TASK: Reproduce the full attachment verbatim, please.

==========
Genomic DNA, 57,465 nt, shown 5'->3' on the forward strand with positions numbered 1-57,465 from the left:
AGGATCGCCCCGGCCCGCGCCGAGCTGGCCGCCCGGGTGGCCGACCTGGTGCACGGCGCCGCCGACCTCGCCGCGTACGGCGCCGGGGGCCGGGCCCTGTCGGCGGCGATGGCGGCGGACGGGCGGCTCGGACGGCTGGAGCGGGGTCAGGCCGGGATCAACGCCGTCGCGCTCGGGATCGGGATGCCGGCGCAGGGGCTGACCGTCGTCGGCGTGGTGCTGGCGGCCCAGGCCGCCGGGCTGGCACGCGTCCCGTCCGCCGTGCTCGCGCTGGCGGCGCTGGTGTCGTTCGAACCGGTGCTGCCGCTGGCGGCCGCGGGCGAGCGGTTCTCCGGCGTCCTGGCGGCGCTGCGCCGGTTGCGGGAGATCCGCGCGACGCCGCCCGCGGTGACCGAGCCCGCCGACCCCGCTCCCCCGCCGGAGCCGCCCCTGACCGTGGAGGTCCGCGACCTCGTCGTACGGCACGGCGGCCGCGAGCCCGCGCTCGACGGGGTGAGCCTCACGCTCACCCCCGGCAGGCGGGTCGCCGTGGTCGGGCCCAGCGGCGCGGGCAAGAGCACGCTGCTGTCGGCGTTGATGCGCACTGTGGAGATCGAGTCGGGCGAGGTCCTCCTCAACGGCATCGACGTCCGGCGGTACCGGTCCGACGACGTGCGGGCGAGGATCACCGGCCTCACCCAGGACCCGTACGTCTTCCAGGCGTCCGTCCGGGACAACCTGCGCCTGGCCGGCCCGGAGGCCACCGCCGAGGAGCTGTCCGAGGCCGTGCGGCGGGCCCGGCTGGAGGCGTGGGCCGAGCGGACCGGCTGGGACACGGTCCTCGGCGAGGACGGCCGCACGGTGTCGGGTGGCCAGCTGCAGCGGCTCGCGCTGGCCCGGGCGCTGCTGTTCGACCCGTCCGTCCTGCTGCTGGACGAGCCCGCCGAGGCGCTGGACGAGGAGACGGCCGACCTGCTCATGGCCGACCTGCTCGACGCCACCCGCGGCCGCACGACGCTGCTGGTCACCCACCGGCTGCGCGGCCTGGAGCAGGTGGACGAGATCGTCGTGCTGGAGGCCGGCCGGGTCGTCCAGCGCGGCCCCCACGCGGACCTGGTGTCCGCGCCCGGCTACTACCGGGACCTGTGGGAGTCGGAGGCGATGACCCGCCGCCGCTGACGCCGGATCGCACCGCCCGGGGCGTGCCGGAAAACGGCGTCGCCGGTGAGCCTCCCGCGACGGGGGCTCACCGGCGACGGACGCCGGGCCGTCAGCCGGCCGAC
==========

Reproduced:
Genomic DNA, 57,465 nt, shown 5'->3' on the forward strand with positions numbered 1-57,465 from the left:
AGGATCGCCCCGGCCCGCGCCGAGCTGGCCGCCCGGGTGGCCGACCTGGTGCACGGCGCCGCCGACCTCGCCGCGTACGGCGCCGGGGGCCGGGCCCTGTCGGCGGCGATGGCGGCGGACGGGCGGCTCGGACGGCTGGAGCGGGGTCAGGCCGGGATCAACGCCGTCGCGCTCGGGATCGGGATGCCGGCGCAGGGGCTGACCGTCGTCGGCGTGGTGCTGGCGGCCCAGGCCGCCGGGCTGGCACGCGTCCCGTCCGCCGTGCTCGCGCTGGCGGCGCTGGTGTCGTTCGAACCGGTGCTGCCGCTGGCGGCCGCGGGCGAGCGGTTCTCCGGCGTCCTGGCGGCGCTGCGCCGGTTGCGGGAGATCCGCGCGACGCCGCCCGCGGTGACCGAGCCCGCCGACCCCGCTCCCCCGCCGGAGCCGCCCCTGACCGTGGAGGTCCGCGACCTCGTCGTACGGCACGGCGGCCGCGAGCCCGCGCTCGACGGGGTGAGCCTCACGCTCACCCCCGGCAGGCGGGTCGCCGTGGTCGGGCCCAGCGGCGCGGGCAAGAGCACGCTGCTGTCGGCGTTGATGCGCACTGTGGAGATCGAGTCGGGCGAGGTCCTCCTCAACGGCATCGACGTCCGGCGGTACCGGTCCGACGACGTGCGGGCGAGGATCACCGGCCTCACCCAGGACCCGTACGTCTTCCAGGCGTCCGTCCGGGACAACCTGCGCCTGGCCGGCCCGGAGGCCACCGCCGAGGAGCTGTCCGAGGCCGTGCGGCGGGCCCGGCTGGAGGCGTGGGCCGAGCGGACCGGCTGGGACACGGTCCTCGGCGAGGACGGCCGCACGGTGTCGGGTGGCCAGCTGCAGCGGCTCGCGCTGGCCCGGGCGCTGCTGTTCGACCCGTCCGTCCTGCTGCTGGACGAGCCCGCCGAGGCGCTGGACGAGGAGACGGCCGACCTGCTCATGGCCGACCTGCTCGACGCCACCCGCGGCCGCACGACGCTGCTGGTCACCCACCGGCTGCGCGGCCTGGAGCAGGTGGACGAGATCGTCGTGCTGGAGGCCGGCCGGGTCGTCCAGCGCGGCCCCCACGCGGACCTGGTGTCCGCGCCCGGCTACTACCGGGACCTGTGGGAGTCGGAGGCGATGACCCGCCGCCGCTGACGCCGGATCGCACCGCCCGGGGCGTGCCGGAAAACGGCGTCGCCGGTGAGCCTCCCGCGACGGGGGCTCACCGGCGACGGACGCCGGGCCGTCAGCCGGCCGAC